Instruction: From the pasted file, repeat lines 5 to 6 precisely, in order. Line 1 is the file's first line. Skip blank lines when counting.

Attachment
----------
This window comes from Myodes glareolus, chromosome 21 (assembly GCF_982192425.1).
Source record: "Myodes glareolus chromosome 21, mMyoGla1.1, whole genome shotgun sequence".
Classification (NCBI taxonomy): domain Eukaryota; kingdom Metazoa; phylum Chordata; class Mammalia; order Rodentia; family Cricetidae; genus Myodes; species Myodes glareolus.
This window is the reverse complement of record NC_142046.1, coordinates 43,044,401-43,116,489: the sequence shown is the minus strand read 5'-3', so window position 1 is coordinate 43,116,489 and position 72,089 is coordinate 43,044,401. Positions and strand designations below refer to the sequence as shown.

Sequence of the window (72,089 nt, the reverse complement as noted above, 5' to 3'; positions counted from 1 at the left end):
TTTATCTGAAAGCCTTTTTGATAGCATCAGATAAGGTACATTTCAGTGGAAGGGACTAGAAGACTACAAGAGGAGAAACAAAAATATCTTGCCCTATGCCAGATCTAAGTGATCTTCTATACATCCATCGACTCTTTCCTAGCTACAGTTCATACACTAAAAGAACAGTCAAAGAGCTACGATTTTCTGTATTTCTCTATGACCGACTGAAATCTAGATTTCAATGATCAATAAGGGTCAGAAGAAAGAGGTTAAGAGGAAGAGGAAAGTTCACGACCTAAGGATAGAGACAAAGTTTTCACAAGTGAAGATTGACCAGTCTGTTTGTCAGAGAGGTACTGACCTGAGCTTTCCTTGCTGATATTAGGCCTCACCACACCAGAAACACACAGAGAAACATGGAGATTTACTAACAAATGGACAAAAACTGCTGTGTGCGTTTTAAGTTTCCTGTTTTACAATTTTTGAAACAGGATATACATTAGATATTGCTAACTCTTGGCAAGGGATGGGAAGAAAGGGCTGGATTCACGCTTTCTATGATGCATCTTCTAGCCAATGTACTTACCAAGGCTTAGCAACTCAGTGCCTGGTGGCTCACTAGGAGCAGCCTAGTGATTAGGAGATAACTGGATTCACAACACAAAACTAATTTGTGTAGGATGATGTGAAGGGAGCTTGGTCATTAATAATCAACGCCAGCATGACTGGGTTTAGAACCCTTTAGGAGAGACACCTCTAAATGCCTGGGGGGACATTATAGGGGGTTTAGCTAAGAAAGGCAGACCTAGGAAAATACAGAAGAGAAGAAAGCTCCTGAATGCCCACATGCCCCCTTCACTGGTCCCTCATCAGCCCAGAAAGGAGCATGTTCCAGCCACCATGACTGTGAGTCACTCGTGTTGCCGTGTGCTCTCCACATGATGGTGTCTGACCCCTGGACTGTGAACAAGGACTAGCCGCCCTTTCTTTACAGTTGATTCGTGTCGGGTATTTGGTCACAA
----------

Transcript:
Sequence of the window (72,089 nt, the reverse complement as noted above, 5' to 3'; positions counted from 1 at the left end):
TTTATCTGAAAGCCTTTTTGATAGCATCAGATAAGGTACATTTCAGTGGAAGGGACTAGAAGACTACAAGAGGAGAAACAAAAATATCTTGCCCTATGCCAGATCTAAGTGATCTTCTATACATCCATCGACTCTTTCCTAGCTACAGTTCATACACTAAAAGAACAGTCAAAGAGCTACGATTTTCTGTATTTCTCTATGACCGACTGAAATCTAGATTTCAATGATCAATAAGGGTCAGAAGAAAGAGGTTAAGAGGAAGAGGAAAGTTCACGACCTAAGGATAGAGACAAAGTTTTCACAAGTGAAGATTGACCAGTCTGTTTGTCAGAGAGGTACTGACCTGAGCTTTCCTTGCTGATATTAGGCCTCACCACACCAGAAACACACAGAGAAACATGGAGATTTACTAACAAATGGACAAAAACTGCTGTGTGCGTTTTAAGTTTCCTGTTTTACAATTTTTGAAACAGGATATACATTAGATATTGCTAACTCTTGGCAAGGGATGGGAAGAAAGGGCTGGATTCACGCTTTCTATGATGCATCTTCTAGCCAATGTACTTACCAAGGCTTAGCAACTCAGTGCCTGGTGGCTCACTAGGAGCAGCCTAGTGATTAGGAGATAACTGGATTCACAACACAAAACTAATTTGTGTAGGATGATGTGAAGGGAGCTTGGTCATTAATAATCAACGCCAGCATGACTGGGTTTAGAACCCTTTAGGAGAGACACCTCTAAATGCCTGGGGGGACATTATAGGGGGTTTAGCTAAGAAAGGCAGACCTAGGAAAATACAGAAGAGAAGAAAGCTCCTGAATGCCCACATGCCCCCTTCACTGGTCCCTCATCAGCCCAGAAAGGAGCATGTTCCAGCCACCATGACTGTGAGTCACTCGTGTTGCCGTGTGCTCTCCACATGATGGTGTCTGACCCCTGGACTGTGAACAAGGACTAGCCGCCCTTTCTTTACAGTTGATTCGTGTCGGGTATTTGGTCACAA